Whenever there are difficulties in caring for a child at home and it is not possible, or in the child’s welfare interests for them to remain at home, the decision can be made for a statutory agency to become legally involved to look after the child.
Who is a ‘looked after’ child?
What is the legislation for ‘looked after’ children?
What are the implications of the legislation for a parent?
How does a child become ‘looked after’?
Why do ‘Looked After’ Children need special attention?
How can the EWS support ‘looked after’ children with their Education?
Where can I get more information about Looked After Children?
Who is a 'Looked After' child (LAC)?
The Children (NI) Order 1995 states that a 'looked after' child is one ‘who is in the care of a Trust or who is provided with accommodation by a Trust’. Looked after children can live:
What is the legislation for 'looked after' children?
A 'looked after' child can be the subject of:
an interim Care Order
a full Care Order
a Residence Order
What are the implications of this legislation for a parent?
The Children (NI) Order 1995 contains both principles and legal requirements which are there to protect children and promote their welfare. They provide parents with guidance and direction on nurturing their child, keeping them safe and on working with services for children e.g. from Health and Social Services Trusts and Education and Library Boards.
The welfare of the child is the priority in legislation relating to children and Parents must work alongside others as necessary to ensure this as well as having the right to have their wishes considered and to be consulted.
A child can be looked after under a court order or a Trust can accommodate a child after agreement with parents. If a Care Order is placed on a child ‘parental responsibility’ for the child becomes shared by a parent with a Trust. This is defined in law as ‘all the rights, duties, powers, responsibilities and authority which by law a parent of a child has in relation to the child…’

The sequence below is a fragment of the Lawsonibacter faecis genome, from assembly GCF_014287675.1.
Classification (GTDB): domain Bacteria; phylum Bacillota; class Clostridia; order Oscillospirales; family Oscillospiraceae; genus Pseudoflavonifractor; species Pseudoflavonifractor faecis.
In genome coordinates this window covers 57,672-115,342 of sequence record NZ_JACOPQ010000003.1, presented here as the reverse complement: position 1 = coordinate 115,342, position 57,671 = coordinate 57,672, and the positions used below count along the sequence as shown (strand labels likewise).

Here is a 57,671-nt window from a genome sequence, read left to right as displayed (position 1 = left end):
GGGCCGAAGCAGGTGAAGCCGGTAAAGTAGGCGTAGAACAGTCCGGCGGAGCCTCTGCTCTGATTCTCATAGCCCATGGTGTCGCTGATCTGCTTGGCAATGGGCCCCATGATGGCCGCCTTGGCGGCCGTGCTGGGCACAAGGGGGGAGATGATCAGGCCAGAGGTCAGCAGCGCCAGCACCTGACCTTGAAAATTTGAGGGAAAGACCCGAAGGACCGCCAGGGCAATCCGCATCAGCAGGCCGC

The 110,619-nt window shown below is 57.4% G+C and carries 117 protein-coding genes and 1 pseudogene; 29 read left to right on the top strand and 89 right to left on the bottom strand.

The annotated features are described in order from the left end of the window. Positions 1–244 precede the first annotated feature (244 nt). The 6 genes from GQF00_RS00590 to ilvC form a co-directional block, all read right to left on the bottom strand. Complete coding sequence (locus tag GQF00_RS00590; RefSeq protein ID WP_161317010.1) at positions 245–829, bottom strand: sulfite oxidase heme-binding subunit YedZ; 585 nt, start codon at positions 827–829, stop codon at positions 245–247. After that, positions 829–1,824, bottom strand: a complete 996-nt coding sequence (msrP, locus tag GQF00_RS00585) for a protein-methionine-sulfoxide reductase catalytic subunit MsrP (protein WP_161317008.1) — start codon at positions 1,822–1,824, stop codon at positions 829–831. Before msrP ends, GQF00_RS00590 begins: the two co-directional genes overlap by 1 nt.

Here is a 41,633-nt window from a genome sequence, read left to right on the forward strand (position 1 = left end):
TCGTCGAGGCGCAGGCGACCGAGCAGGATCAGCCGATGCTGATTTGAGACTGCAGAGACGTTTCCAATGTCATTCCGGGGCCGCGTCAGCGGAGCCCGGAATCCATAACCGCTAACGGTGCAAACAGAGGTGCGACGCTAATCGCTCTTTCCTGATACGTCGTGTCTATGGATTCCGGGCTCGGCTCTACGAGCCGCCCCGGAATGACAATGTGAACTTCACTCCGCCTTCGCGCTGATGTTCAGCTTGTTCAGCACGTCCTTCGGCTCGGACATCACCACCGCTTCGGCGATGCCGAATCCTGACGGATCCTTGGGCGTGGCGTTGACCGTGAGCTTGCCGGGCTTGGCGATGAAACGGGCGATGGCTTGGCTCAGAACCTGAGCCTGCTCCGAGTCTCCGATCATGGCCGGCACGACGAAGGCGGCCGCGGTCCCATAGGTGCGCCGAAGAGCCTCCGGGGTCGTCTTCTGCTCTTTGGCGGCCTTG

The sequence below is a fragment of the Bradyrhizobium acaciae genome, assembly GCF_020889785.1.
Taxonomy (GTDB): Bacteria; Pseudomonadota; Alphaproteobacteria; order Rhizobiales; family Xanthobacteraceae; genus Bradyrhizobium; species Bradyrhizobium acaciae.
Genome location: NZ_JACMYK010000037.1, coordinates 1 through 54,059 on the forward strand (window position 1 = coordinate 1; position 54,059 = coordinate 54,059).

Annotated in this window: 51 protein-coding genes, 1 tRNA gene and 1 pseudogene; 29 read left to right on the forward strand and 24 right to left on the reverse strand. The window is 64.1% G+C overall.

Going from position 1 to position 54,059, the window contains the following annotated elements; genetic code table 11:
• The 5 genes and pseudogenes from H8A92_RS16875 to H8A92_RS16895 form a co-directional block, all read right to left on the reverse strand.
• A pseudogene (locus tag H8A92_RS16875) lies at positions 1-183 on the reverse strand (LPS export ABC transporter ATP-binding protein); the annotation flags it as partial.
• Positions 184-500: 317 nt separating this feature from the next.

There are a number of agencies such as the Children’s Law Centre who will provide parents with detailed guidance and advice on their rights and responsibilities regarding their children and the implications of a wide range of legislation.
How does a child become ‘looked after’?
Before any decision is made about a child being looked after the child’s needs must first be assessed by a social worker: consultation leading to decision making will then take place regarding meeting the child’s needs. The decisions made are formalised in care and placement plans which can include changes in the child’s living and care arrangements and is directed by the legal framework there to protect and safeguard every child’s welfare.
Health and Social Services Trusts have written Policies and Procedures giving detail of all stages of this statutory process. Educational issues are a main focus of every looked after child’s care plan.
Why do these children need special attention?
Recent research in Northern Ireland is indicating a significant number of 'looked after' children have low educational achievements which may impair their future life chances.
Young people in public care deserve the same educational experiences and life chances as everyone else. They may have particular needs because of their life experiences.
How can the Education Welfare Service support 'looked after' children with their education?
The Education Welfare Service can offer advice and support to individual children and their carers. We also work alongside others who have professional responsibility for 'looked after' children within Social Services and other statutory and voluntary agencies, for example providing training and advice on educational issues.
Where can I get more information?
Each Education and Library Board Education Welfare Service has devised specialist provision and should be contacted individually depending on the area you live in. They have a range of resources available.